Moving in the right direction… one win at a time

Last night’s win was insignificantly significant for at least one reason–if nothing else it guaranteed the Nats won’t reach the century mark in losses for the first time since 2007. This feat won’t be celebrated with champagne showers… but it’s progress. It is a step in the right direction.

“Certainly we want to raise the bar higher than that,” Manager Jim Riggleman said. “Winning a little more than last year is a step. We feel we are making progress, but ultimately, you are what your record says you are. We would like to win some more games. We are certainly not happy about the number of losses. If it has a nine in front of it or a 100 in front, it’s not good.”

Tyler Clippard doesn’t see a difference between 100 losses or 90, just like when you double nothing, well you still have nothing. Whether you lose 100 games or 90 games, the team is still only going to play 162 games.

“There is no significance,” Clippard said. “It’s a non-successful season whether it’s 100 losses or 95 losses. When you are in last place, it’s not good.”

He is right in the sense that it is a bad season either way but a 100 loss season is a regrettable milestone and a 99 loss season is just a bad year. When you lose 100 games you are clumped into a category but when you lose 99 games your season is just forgotten. It is the same thing with 100 RBI, 200 innings pitched or 1,000 yards rushing milestones, among many other things.

In a different type of milestone:

The Nationals have played 960 games since arriving in the Nation’s Capitol in 2005. They are 406-554. The Baltimore Orioles are 406-554 over that same span. That is pretty impressive and it settles any debate about which team is better. I don’t know what the odds of two teams playing 960 games and finishing with the same record but they aren’t the only teams. The Red Sox and Angels are 550-411 and the Rockies and Padres are 481-480 over the same span.

It’s worth mentioning:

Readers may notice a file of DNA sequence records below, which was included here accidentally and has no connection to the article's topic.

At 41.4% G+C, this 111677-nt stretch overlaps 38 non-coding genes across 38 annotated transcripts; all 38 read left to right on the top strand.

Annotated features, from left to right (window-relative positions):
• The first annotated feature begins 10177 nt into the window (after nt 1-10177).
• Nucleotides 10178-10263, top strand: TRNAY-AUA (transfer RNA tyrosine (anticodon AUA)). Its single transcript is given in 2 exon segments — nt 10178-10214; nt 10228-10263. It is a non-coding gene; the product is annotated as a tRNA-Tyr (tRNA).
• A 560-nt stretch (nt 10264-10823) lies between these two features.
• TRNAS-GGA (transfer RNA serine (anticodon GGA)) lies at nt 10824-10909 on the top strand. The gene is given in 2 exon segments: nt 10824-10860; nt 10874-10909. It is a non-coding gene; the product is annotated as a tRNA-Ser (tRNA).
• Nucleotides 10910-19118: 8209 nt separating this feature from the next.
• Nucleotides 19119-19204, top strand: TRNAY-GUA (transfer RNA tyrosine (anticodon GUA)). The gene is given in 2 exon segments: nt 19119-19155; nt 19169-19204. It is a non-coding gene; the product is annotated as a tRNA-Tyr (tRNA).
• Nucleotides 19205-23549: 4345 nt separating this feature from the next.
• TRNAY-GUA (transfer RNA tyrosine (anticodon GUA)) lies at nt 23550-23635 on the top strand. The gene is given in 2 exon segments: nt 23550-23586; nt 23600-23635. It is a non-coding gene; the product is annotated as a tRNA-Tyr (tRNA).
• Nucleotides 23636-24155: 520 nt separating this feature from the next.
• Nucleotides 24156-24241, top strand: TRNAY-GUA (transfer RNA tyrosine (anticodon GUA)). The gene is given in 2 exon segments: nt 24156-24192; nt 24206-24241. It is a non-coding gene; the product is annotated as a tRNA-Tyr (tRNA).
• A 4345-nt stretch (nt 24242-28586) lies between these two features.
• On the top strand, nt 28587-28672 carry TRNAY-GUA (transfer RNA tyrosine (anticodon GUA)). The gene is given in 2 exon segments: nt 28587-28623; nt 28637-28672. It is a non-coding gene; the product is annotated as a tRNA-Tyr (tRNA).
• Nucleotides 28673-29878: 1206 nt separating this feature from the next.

The Nationals scored all seven of their runs last night in the bottom of the eighth with two outs. It was just the second time that Washington scored as many as seven runs in one inning at home since returning to DC. The last time was on April 16, 2005, in the team’s second game in Washington, when the Nationals recorded a seven-run seventh inning against the Diamondbacks.

After a rough first inning that saw the Astros jump to a 3-0 lead last night, starting pitcher John Lannan retired 17 of the final 20 batters he faced.

Last night, Tyler Clippard posted his MLB-leading 10th relief win. The last NL relief pitcher to record a double-digit win total was Todd Jones in 2004, for the Phillies and Reds. Clippard also notched his 100th strikeout in relief, becoming the first DC-based reliever to do so. His 100 relief K’s this season trail only the Cubs’ Carlos Marmol (124).

Bill Ladson reports that the Nats are expected to announce by the end of the week that Manager Jim Riggleman will be back for at least another week. 

Astros (73-78):

1.    Jason Bourgeois – CF

2.    Angel Sanchez – SS

3.    Jeff Keppinger – 2B

4.    Carlos Lee – LB

5.    Chris Johnson – 3B

6.    Brett Wallace – 1B

7.    Jason Michaels – RF

8.    Jason Castro – C

9.    Wandy Rodriguez – SP (11-12, 3.65 ERA)

* Jason Michaels hit his eighth long ball of the season last night in the first. A ******** 18 of his 39 hits (46.2%) have now been of the extra-base variety.

Nationals (63-88):

1.      Danny Espinosa – 2B

2.      Ian Desmond – SS

3.      Adam Dunn – 1B

4.      Ryan Zimmerman – 3B

5.      Michael Morse – RF

6.      Ivan Rodriguez – C

7.      Roger Bernadina – LF 

8.      Justin Maxwell – CF

9.      Jason Marquis – SP (2-9, 7.71 ERA)

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